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New-condo sales have actually picked up, bucking larger market cooldown

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Photo: waferboard/Flickr

As resale prices and sales activity march lower overall in Vancouver, the number of new condos sold climbed last quarter, according to a new report from Urban Analytics.

The real estate-research firm, which gathers data directly from builders, developers and their marketing agencies, counted 3,447 sales of new condos and new townhomes throughout Metro Vancouver in the third quarter of this year.

The tally is up from the 3,254 transactions observed in the previous quarter and largely the result of specific regional demand.

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“The primary reason for the quarterly increase in sales was strong demand in the suburban sub‐markets south of the Fraser River, where investor and entry-level demand for low rise condominium product remained strong,” reads the report, authored by Michael Ferreira, managing principal of Urban Analytics.

Despite the recent sales rally, activity is still down from year-ago levels. In the third quarter, townhome transactions declined 30 percent on a year-over-year basis, while concrete-condo sales fell 21 percent annually. Year-to-date sales of all new multi-family dwellings in Metro Vancouver declined by 14 percent compared to the same nine-month period in 2017.

Selling pre-construction condos has also gotten more difficult lately, Urban Analytics suggests. “Media reports about slowing market conditions, particularly in the resale sector, are also causing some buyers to delay their purchase decisions as they wait to see if prices in the new home sector will drop,” says Ferreira.

Supply has been piling up as a result, the firm notes, and there were 4,478 unsold units in Metro Vancouver last quarter, a quarterly increase of 44 percent. This has led to increased competition between builders, and Urban Analytics sees this trend persisting. “The increased amount of competitive supply being released to the market over the coming months combined with the softer demand will likely put additional moderate downward pressure on achievable sales values,” writes Ferreira.

So far, prices are off 5 to 15 percent from the market’s peak roughly around the beginning of the year, depending on the housing type and location, Urban Analytics estimates. For example, the report estimates new concrete condos on the CAmbie Corridor command average sale prices of $1,500 per square foot, while developers of new townhomes in North Vancouver are having trouble selling inventory at an average of $900 per square foot.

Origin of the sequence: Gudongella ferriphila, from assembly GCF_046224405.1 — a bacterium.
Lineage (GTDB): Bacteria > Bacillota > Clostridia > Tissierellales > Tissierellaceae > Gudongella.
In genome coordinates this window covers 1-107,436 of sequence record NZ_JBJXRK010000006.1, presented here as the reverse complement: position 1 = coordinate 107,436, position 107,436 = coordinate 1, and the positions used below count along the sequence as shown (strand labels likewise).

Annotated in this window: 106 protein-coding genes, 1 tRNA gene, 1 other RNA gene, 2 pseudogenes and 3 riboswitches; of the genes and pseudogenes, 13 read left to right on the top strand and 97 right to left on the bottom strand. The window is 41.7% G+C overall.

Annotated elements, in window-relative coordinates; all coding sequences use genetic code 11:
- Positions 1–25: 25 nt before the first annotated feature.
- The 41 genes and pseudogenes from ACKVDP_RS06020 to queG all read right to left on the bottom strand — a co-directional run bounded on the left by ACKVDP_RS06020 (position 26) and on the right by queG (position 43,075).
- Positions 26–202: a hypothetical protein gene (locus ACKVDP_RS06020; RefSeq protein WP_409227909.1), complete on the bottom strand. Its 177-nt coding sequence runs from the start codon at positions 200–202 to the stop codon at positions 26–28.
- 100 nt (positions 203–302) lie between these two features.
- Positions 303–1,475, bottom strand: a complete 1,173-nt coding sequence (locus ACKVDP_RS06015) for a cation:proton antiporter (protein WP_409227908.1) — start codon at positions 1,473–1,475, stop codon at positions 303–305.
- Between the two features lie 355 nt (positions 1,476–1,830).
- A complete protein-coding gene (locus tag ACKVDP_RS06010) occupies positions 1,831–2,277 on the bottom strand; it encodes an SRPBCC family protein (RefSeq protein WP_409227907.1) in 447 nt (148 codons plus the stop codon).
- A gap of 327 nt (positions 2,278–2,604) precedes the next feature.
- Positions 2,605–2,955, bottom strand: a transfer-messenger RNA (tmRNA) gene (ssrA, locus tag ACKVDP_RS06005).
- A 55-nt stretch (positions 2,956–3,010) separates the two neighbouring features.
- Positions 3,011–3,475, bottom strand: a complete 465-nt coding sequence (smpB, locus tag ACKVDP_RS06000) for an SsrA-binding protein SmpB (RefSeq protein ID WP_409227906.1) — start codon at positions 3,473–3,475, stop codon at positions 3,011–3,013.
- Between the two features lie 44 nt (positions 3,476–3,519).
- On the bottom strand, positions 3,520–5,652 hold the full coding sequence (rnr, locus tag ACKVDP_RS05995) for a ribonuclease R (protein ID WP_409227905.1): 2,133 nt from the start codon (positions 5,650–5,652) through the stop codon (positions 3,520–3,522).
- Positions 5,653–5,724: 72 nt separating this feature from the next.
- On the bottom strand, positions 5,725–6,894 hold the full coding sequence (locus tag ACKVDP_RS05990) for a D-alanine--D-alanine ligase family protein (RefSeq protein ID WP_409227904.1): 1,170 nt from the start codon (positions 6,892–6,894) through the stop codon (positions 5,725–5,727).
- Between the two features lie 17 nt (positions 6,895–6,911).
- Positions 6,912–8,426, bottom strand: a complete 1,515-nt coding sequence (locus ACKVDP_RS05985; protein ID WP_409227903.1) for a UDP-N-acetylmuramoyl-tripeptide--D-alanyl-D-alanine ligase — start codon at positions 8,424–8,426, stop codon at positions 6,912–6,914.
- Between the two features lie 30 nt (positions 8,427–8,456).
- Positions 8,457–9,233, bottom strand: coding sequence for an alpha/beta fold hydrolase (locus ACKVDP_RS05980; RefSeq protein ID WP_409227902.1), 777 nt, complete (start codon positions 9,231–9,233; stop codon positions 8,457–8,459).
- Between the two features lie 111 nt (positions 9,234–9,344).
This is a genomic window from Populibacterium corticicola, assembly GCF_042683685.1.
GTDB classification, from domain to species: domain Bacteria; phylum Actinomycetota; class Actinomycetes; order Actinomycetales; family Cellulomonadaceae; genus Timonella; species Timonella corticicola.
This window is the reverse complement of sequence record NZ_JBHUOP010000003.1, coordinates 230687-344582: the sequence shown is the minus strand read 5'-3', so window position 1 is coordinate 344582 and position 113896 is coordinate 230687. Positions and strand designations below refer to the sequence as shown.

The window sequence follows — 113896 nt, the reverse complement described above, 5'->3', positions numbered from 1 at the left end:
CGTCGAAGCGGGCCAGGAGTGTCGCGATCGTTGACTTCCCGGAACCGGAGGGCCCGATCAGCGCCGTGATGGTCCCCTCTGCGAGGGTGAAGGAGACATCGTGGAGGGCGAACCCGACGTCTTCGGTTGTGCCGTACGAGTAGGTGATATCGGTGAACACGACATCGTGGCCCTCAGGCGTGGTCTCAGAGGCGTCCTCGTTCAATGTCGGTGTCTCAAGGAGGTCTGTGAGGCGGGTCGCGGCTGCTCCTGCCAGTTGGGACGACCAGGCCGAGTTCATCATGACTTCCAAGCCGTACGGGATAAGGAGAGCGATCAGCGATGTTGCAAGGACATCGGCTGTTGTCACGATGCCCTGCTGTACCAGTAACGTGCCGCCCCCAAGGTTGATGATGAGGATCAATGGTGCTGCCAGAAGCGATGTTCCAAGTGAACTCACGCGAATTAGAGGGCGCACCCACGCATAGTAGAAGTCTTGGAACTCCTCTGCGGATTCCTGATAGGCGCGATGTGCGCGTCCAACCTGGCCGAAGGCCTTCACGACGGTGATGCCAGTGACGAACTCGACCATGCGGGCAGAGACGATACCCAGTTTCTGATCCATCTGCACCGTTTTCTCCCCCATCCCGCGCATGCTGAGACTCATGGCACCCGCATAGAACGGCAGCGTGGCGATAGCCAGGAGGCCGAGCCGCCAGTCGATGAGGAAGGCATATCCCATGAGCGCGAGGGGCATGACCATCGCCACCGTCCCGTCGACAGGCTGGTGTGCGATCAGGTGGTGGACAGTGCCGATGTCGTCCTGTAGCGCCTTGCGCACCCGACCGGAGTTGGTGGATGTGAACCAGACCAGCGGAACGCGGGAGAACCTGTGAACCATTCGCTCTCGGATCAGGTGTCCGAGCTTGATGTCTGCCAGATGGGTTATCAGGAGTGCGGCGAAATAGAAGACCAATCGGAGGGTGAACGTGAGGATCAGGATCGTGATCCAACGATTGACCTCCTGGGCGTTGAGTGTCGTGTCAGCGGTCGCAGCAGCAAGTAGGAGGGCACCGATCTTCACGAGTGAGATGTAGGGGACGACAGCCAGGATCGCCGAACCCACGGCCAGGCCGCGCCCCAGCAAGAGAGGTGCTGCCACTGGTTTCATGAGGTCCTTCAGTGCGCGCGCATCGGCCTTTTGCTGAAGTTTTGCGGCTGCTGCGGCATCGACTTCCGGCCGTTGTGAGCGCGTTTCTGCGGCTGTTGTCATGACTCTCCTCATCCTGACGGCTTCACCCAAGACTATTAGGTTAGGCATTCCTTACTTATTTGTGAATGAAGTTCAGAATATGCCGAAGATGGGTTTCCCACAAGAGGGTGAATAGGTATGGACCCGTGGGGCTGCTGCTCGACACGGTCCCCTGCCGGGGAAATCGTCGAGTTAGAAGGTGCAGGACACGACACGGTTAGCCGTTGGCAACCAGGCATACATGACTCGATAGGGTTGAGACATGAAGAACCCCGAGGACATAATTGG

“Buyer urgency levels have dropped considerably among most buyer groups given the increasing amount of competitive supply in the marketplace [and] the number of actively marketing projects competing with one another in a given area,” notes Ferreira.



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Fourth annual real estate summit proves Jersey City is just getting warmed up

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Photo: Robert Clark

There may have been a lot of talk about Amazon at the fourth annual Jersey City summit for real estate investment yesterday, but the summit’s real takeaway was that the Jersey City housing market is just getting warmed up.

The summit, held at 210 Hudson Street, included panels and discussions on Jersey City retail, the multifamily sector, office development and amenities. New Jersey’s 56th governor, the honorable Phil Murphy also addressed attendees.

Of Jersey City, Murphy said, “The best days are yet to come.”

Amazon — which announced yesterday morning that nearby Long Island City, NY will be the future location of one of its two new HQs —  cast a long shadow over the Jersey City-focused summit, but the talk was surprisingly positive.

“Amazon will impact Jersey City, and the state of New Jersey, both directly and indirectly,” said Murphy.

Despite high taxes (in New York) and high living costs, Amazon chose LIC and New York City because they wanted to go where it’s “cool,” noted Jeffrey Gural, chairman at GFP Real Estate and Newmark Knight Frank.

Jersey City’s proximity to Manhattan, diversity, strong sense of community, and growing local amenities make it a great place to live and raise a family — an experience hard to be topped across the river.

“Jersey City is in a prime position to benefit from New York City’s strong labor market, growth, and from Amazon and Google expanding,” said Marshall Tycher, chairman at Roseland Property Trust.

The Manhattan-New York City migration into Jersey City has been accelerating in recent years as many businesses and families find themselves priced out of their current digs.

“If New York City job growth continues, Jersey City will prosper,” said Jonathan Kushner, president of the KRE Group.

Murphy urged developers to look beyond Jersey City’s thriving downtown — recently ranked one of the best in the country — and offered incentives to encourage development that creates opportunities within the community.

If anything, many believe Amazon’s arrival next door will only fuel Jersey City’s ongoing rivalry with Manhattan and force it to grow even more.